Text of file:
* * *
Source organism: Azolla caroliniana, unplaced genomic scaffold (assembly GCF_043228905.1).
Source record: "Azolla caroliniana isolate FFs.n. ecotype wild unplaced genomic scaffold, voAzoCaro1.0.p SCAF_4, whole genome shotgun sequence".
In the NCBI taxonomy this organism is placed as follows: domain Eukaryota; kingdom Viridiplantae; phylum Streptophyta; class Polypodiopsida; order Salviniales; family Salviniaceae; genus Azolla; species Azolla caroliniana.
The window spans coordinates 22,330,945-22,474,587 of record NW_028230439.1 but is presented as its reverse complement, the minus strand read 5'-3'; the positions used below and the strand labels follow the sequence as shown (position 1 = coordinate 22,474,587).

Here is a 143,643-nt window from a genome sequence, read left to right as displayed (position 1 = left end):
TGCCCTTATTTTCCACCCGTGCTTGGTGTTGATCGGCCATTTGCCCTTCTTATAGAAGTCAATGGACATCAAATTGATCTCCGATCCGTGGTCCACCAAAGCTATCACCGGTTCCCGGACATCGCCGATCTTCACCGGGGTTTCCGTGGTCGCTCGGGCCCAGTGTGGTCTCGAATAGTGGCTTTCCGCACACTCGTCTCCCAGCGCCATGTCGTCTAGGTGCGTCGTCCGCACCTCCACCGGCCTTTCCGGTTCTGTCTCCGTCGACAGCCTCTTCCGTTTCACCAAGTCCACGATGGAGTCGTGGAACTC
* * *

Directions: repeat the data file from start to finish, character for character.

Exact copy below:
Source organism: Azolla caroliniana, unplaced genomic scaffold (assembly GCF_043228905.1).
Source record: "Azolla caroliniana isolate FFs.n. ecotype wild unplaced genomic scaffold, voAzoCaro1.0.p SCAF_4, whole genome shotgun sequence".
In the NCBI taxonomy this organism is placed as follows: domain Eukaryota; kingdom Viridiplantae; phylum Streptophyta; class Polypodiopsida; order Salviniales; family Salviniaceae; genus Azolla; species Azolla caroliniana.
The window spans coordinates 22,330,945-22,474,587 of record NW_028230439.1 but is presented as its reverse complement, the minus strand read 5'-3'; the positions used below and the strand labels follow the sequence as shown (position 1 = coordinate 22,474,587).

Here is a 143,643-nt window from a genome sequence, read left to right as displayed (position 1 = left end):
TGCCCTTATTTTCCACCCGTGCTTGGTGTTGATCGGCCATTTGCCCTTCTTATAGAAGTCAATGGACATCAAATTGATCTCCGATCCGTGGTCCACCAAAGCTATCACCGGTTCCCGGACATCGCCGATCTTCACCGGGGTTTCCGTGGTCGCTCGGGCCCAGTGTGGTCTCGAATAGTGGCTTTCCGCACACTCGTCTCCCAGCGCCATGTCGTCTAGGTGCGTCGTCCGCACCTCCACCGGCCTTTCCGGTTCTGTCTCCGTCGACAGCCTCTTCCGTTTCACCAAGTCCACGATGGAGTCGTGGAACTC